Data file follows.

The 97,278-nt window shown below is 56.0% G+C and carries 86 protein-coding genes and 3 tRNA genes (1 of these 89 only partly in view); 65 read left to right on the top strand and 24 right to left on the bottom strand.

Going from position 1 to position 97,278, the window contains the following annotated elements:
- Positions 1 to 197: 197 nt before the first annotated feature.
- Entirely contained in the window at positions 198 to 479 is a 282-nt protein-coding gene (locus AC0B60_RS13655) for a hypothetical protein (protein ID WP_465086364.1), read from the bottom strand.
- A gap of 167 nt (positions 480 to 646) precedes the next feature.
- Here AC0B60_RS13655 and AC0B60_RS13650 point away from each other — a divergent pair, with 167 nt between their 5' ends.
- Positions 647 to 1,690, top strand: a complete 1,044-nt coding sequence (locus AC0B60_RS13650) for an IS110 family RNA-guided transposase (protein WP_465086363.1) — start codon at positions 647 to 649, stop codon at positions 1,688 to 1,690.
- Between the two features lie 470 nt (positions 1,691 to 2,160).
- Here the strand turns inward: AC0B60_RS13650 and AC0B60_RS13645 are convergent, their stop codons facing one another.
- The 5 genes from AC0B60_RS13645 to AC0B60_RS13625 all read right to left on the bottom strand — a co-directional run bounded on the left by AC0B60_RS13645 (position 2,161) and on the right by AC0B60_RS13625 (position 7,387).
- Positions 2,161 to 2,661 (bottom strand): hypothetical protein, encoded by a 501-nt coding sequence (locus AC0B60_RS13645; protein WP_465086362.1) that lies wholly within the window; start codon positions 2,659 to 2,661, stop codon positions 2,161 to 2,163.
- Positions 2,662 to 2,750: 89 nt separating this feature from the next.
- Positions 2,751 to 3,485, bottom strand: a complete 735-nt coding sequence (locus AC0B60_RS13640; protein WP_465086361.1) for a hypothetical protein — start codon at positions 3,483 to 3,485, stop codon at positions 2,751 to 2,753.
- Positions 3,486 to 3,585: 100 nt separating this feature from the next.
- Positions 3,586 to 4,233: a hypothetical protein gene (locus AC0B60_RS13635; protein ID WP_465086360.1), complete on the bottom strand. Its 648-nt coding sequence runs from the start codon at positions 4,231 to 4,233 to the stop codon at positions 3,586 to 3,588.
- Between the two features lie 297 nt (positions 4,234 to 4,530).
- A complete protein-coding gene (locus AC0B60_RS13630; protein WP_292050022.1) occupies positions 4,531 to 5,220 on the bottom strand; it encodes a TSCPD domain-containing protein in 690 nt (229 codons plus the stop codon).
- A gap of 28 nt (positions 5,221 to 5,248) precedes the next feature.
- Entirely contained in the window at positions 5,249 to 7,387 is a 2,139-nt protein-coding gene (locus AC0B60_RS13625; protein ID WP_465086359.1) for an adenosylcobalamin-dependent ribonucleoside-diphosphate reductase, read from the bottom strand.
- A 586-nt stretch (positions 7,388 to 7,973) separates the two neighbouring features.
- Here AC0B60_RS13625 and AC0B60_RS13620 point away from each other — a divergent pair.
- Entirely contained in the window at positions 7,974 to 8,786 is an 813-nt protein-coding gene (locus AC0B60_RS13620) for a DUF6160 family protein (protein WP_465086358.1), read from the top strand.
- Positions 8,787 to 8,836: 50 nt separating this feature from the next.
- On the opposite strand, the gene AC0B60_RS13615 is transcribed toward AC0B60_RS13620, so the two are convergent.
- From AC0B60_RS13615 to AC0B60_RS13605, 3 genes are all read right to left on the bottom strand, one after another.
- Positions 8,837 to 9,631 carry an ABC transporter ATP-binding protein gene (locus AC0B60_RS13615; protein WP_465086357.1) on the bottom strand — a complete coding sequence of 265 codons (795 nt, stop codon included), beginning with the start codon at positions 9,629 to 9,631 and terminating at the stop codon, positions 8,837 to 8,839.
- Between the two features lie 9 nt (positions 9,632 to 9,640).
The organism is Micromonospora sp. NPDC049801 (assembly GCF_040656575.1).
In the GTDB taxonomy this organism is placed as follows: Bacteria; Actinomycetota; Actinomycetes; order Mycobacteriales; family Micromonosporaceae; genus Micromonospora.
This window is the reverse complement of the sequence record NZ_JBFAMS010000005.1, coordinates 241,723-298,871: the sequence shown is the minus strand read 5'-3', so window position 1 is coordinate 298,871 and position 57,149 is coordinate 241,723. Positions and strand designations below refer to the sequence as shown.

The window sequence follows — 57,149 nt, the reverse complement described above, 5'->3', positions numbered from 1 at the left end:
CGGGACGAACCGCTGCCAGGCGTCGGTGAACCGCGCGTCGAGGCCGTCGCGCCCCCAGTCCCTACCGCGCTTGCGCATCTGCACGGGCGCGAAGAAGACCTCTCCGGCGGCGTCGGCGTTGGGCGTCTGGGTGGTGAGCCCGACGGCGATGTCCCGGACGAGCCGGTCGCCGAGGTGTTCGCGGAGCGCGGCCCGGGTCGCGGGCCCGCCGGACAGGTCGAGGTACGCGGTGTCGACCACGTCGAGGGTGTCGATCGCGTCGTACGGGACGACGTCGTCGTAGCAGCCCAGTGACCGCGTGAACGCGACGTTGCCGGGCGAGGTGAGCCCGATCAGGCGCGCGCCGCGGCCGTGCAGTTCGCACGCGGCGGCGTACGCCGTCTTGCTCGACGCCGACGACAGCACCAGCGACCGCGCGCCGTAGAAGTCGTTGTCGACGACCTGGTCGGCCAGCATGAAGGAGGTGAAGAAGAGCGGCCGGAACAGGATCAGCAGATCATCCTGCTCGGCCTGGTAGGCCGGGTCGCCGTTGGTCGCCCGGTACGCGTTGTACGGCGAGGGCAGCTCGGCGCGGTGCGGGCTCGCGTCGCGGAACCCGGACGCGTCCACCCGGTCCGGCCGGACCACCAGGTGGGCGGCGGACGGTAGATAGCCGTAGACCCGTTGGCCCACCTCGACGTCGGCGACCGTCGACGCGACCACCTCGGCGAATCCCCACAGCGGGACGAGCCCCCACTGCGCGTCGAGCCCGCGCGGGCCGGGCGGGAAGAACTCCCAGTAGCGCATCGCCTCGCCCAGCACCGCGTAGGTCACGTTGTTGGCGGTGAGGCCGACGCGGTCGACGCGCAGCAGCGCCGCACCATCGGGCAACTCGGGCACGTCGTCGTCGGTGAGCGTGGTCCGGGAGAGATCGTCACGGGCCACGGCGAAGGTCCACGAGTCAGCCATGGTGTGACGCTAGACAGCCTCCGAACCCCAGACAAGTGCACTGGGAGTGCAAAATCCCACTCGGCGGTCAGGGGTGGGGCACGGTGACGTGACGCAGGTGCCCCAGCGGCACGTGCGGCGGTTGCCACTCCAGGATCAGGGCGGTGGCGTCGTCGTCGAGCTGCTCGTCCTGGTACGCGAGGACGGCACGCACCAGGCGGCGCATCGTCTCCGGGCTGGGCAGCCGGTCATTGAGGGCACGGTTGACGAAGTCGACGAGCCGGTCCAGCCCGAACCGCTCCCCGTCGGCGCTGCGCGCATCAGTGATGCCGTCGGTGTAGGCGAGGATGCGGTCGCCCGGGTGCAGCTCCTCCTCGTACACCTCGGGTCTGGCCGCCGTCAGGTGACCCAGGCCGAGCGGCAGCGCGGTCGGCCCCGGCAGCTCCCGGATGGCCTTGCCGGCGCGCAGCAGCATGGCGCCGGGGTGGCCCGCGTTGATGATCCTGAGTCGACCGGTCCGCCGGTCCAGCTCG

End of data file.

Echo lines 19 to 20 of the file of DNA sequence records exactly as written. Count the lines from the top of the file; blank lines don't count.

- Entirely contained in the window at positions 5,249 to 7,387 is a 2,139-nt protein-coding gene (locus AC0B60_RS13625; protein ID WP_465086359.1) for an adenosylcobalamin-dependent ribonucleoside-diphosphate reductase, read from the bottom strand.
- A 586-nt stretch (positions 7,388 to 7,973) separates the two neighbouring features.